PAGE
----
Children of God creates healthy dialogue in the country to repair relationships. It’s blending a musical with a social message, which is almost unheard of,” says Ken Davis, director of marketing & communications.

    The Government of Canada is working to address the inequities still facing the Indigenous Peoples of Canada through the creation of the Recognition and Implementation of Rights Framework in full partnership with the First Nations, Inuit, and Métis Peoples. In his own words, Prime Minister Justin Trudeau said: 

    “Reconciliation calls upon us all to confront our past and commit to charting a brighter, more inclusive future. We must acknowledge that centuries of colonial practices have denied the inherent rights of Indigenous Peoples. The recognition and implementation of Indigenous rights will chart a new way forward for our Government to work with First Nations, Inuit, and Métis Peoples and to undo decades of mistrust, poverty, broken promises, and injustices. We have listened and learned, and we will work together to take concrete action to build a better future and a new relationship.”

    The formation of the Framework by the Government of Canada is an important step forward in that national conversation around Reconciliation. In the community of Alberta, the Citadel took steps to initiate conversations on the local level with the Indigenous community through: 

    • Offering facilitated talk-backs in the theatre following each performance for audience members. 

    • Inviting Indigenous community members to see the production and creating special ticket offers to ensure access to the production for those who wanted to take advantage of the offer.

    • Recognizing that the subject matter might be traumatic for theatre-goers, the Citadel had emotional support workers on-hand at each performance to be a resource to anyone who attended.

    • Announcing prior to the performance that it was acceptable to take a break during the performance if it became too much for an audience member. 

    • Encouraging word-of-mouth attendance by giving $10 off coupons to all patrons after they attended the musical.

    From Plans to Action

    The Citadel recognized that they could be a change agent by creating opportunities for more people to see the production, engage in additional conversations, and potentially gain a better understanding of the importance of this particular story of Indigenous Peoples.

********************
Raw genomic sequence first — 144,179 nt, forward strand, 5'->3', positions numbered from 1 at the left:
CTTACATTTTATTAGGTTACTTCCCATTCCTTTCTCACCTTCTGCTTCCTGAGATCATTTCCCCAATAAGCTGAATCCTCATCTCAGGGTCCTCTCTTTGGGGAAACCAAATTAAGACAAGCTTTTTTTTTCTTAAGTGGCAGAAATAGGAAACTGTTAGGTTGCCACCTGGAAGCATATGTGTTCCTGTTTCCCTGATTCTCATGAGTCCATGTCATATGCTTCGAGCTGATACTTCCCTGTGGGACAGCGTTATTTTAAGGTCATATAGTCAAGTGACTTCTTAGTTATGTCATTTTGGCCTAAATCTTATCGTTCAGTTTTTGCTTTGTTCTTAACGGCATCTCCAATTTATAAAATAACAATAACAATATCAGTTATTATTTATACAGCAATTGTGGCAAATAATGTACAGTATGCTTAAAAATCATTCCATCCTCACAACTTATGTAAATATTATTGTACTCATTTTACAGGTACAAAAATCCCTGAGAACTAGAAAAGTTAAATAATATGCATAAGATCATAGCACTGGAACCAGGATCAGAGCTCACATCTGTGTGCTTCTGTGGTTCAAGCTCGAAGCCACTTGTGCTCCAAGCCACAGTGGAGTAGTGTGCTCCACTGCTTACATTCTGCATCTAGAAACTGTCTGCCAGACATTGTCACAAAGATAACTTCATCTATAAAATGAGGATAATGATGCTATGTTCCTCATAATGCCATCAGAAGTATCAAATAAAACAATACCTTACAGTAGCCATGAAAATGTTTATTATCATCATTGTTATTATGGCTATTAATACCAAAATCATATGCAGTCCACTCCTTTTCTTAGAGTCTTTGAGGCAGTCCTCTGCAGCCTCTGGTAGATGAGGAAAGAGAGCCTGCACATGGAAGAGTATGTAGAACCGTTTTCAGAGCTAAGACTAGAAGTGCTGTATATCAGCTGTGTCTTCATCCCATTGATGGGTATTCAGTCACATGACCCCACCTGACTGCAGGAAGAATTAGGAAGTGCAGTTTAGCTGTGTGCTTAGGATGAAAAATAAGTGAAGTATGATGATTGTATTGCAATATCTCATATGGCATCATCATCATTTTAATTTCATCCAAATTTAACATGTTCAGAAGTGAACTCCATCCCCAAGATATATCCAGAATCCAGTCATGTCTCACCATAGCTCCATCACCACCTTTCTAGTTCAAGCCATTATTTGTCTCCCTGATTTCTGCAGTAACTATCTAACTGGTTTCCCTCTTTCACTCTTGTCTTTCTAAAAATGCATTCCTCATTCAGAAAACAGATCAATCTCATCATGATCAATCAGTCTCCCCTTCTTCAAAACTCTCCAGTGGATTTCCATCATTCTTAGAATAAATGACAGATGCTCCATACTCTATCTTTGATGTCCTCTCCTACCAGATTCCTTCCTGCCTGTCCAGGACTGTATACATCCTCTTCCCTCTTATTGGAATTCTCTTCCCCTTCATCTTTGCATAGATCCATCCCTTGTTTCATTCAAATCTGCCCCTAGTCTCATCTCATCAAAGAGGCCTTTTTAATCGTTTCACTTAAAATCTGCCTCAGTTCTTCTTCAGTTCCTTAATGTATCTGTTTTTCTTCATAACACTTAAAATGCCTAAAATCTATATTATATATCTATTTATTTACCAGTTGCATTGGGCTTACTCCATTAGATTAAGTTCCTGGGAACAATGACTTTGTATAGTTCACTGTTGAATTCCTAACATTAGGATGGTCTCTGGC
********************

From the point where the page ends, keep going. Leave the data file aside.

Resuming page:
In addition, Citadel recognized that revenue management “best practices” sometimes get in the way of inclusion efforts: if revenue were everything, discounts would be limited in scope and timeframe. With inclusion in mind, however, Citadel extended a discount throughout the run of the show. With financial goals made for the season, the company prioritized access over revenue to stimulate impact of a new kind. 

    As evidenced by the work that Citadel Theatre has done, arts and cultural organizations can enable complex conversations to happen through their artistic programming. Ken Davis described it well when he said: 

    “Children of God is the beating heart of this – it changes society, it changes the agenda. It helps create healthy dialogue in the country to repair relationships.” 

    For Citadel, they saw this work as a way to initiate a conversation around complex issues and work on building a stronger community because of it. And, having their single ticket revenues goals achieved gave the team at the Citadel even more confidence to build the kind of mission-driven programming that can ultimately building a stronger community and changing society.

    We at TRG Arts can help organizations take their mission further with a focus on sustainable, patron-generated revenue and audience development. For more insight in to our work on audience development, watch our webinar: Audiences Fact vs. Fiction: Data-Informed Audience Development for Guthrie Theater.

    Want to learn more about our audience development work?


    Posted January 23, 2019